# Implicit conversions

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## Implicit conversions

 `import scala.concurrent.duration.Durationimport scala.concurrent.duration.SECONDSimport scala.language.implicitConversionsobject Test extends App {  implicit def intsToDurations(l: List[Int]): List[Duration] =    for (n <- l) yield Duration(n, SECONDS)  val l = List(1, 2)  def f(l: List[Duration]) {    println(l)  }  f(l)  f(List(1,2): List[Int])  //f(List(1,2))}`The first 2 calls to f work fine, but the third is rejected.  Why is that?MC -- You received this message because you are subscribed to the Google Groups "scala-user" group. To unsubscribe from this group and stop receiving emails from it, send an email to [hidden email]. For more options, visit https://groups.google.com/d/optout.
 You can use -Ytyper-debug to see what it tries.It knows you need List[Duration], so the List.apply must produce it, so you're calling List.apply[Duration].Since that takes Durations, it looks for conversions from Int => Duration.The expected type exerts downward pressure on inference.You can also write f(List[Int](1,2)) to help it out.On Sunday, November 13, 2016 at 4:01:14 PM UTC-8, Michel Charpentier wrote:`import scala.concurrent.duration.Durationimport scala.concurrent.duration.SECONDSimport scala.language.implicitConversionsobject Test extends App {  implicit def intsToDurations(l: List[Int]): List[Duration] =    for (n <- l) yield Duration(n, SECONDS)  val l = List(1, 2)  def f(l: List[Duration]) {    println(l)  }  f(l)  f(List(1,2): List[Int])  //f(List(1,2))}`The first 2 calls to f work fine, but the third is rejected.  Why is that?MC -- You received this message because you are subscribed to the Google Groups "scala-user" group. To unsubscribe from this group and stop receiving emails from it, send an email to [hidden email]. For more options, visit https://groups.google.com/d/optout.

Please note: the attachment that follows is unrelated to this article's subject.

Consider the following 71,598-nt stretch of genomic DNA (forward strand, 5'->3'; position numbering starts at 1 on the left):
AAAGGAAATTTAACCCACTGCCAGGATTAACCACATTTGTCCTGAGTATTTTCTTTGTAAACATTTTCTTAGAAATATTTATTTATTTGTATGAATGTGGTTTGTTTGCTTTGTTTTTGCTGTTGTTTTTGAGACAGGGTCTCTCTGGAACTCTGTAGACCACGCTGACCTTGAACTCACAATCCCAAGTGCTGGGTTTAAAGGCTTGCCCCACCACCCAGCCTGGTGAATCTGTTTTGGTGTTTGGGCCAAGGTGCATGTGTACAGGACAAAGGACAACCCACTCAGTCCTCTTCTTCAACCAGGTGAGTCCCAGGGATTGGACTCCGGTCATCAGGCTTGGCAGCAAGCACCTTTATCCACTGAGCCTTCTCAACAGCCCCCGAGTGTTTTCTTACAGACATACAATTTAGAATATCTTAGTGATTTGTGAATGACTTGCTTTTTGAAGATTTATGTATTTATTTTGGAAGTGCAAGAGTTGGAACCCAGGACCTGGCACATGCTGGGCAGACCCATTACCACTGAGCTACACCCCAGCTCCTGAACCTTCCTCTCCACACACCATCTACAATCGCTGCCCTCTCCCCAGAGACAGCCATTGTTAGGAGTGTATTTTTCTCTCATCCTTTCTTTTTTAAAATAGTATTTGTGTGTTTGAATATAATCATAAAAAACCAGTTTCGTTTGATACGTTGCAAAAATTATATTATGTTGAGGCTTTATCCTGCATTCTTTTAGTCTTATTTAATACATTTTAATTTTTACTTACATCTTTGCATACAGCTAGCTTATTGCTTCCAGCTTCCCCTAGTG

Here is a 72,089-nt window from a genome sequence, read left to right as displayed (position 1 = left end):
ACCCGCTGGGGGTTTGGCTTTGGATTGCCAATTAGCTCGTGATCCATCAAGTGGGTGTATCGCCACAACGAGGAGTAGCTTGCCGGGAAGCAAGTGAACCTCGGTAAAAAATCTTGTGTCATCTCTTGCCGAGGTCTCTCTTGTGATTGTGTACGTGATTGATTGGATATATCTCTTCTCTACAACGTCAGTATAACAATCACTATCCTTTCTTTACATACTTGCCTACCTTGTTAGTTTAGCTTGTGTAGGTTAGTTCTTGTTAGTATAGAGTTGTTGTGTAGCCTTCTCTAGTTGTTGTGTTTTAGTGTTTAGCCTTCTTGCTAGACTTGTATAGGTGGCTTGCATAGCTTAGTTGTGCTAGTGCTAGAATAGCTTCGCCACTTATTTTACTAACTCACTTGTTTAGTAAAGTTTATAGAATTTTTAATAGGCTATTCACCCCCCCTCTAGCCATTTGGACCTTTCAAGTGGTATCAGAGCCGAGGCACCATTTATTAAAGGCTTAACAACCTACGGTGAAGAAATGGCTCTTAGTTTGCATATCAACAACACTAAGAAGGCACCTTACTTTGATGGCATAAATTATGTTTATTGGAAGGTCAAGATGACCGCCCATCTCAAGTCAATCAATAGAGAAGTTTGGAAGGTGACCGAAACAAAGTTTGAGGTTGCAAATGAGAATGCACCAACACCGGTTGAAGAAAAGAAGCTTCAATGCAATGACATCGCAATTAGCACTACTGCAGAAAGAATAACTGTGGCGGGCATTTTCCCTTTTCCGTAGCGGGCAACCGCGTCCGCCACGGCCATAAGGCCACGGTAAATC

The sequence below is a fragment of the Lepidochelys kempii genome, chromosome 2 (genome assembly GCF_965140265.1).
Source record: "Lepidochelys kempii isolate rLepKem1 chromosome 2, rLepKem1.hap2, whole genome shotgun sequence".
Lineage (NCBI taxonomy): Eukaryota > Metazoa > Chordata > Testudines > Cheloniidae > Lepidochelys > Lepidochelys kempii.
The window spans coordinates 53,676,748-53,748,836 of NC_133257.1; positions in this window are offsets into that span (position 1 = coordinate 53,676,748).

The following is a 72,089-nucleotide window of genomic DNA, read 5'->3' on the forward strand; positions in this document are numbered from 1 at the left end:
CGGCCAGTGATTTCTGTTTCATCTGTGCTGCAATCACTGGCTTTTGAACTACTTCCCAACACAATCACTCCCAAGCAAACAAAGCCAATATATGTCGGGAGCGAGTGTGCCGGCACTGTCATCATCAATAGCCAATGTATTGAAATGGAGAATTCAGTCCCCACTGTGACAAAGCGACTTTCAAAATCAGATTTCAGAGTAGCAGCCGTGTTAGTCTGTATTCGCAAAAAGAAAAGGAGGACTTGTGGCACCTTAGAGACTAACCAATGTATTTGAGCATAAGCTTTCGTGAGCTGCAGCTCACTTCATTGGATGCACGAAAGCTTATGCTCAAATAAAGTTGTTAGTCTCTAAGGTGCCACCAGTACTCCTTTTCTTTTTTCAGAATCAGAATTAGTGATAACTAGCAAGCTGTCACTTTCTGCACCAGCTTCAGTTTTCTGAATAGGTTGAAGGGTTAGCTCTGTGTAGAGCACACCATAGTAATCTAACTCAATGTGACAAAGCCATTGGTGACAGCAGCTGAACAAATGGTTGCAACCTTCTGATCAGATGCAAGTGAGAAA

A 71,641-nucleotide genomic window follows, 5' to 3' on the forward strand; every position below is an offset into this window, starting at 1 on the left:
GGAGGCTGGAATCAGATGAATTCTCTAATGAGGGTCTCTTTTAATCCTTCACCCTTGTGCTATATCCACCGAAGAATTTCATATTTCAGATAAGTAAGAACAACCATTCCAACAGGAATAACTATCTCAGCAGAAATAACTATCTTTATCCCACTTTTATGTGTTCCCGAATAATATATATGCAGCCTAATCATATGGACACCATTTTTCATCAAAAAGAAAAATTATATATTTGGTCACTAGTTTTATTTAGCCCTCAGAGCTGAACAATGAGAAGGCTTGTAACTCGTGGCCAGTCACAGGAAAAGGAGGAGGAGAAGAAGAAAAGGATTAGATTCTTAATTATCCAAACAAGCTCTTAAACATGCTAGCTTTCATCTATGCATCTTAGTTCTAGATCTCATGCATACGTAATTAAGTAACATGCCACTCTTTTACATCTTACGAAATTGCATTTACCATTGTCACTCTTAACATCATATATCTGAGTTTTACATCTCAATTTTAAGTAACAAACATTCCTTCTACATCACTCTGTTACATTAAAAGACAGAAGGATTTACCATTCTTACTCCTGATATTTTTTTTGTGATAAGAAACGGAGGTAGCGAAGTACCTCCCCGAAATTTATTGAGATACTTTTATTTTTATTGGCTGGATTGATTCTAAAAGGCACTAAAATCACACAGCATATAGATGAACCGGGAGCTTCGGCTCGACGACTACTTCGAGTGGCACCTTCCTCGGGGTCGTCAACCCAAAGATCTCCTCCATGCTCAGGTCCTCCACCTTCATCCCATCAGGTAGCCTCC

Makes sense.  I completely forgot I was going through a parametrized apply method.  This also explains the error, which never complained about the type of the list but only the type of the list elements.Thanks,MCOn Sunday, November 13, 2016 at 11:27:56 PM UTC-5, som-snytt wrote:You can use -Ytyper-debug to see what it tries.It knows you need List[Duration], so the List.apply must produce it, so you're calling List.apply[Duration].Since that takes Durations, it looks for conversions from Int => Duration.The expected type exerts downward pressure on inference.You can also write f(List[Int](1,2)) to help it out.On Sunday, November 13, 2016 at 4:01:14 PM UTC-8, Michel Charpentier wrote:`import scala.concurrent.duration.Durationimport scala.concurrent.duration.SECONDSimport scala.language.implicitConversionsobject Test extends App {  implicit def intsToDurations(l: List[Int]): List[Duration] =    for (n <- l) yield Duration(n, SECONDS)  val l = List(1, 2)  def f(l: List[Duration]) {    println(l)  }  f(l)  f(List(1,2): List[Int])  //f(List(1,2))}`The first 2 calls to f work fine, but the third is rejected.  Why is that?MC -- You received this message because you are subscribed to the Google Groups "scala-user" group. To unsubscribe from this group and stop receiving emails from it, send an email to [hidden email]. For more options, visit https://groups.google.com/d/optout.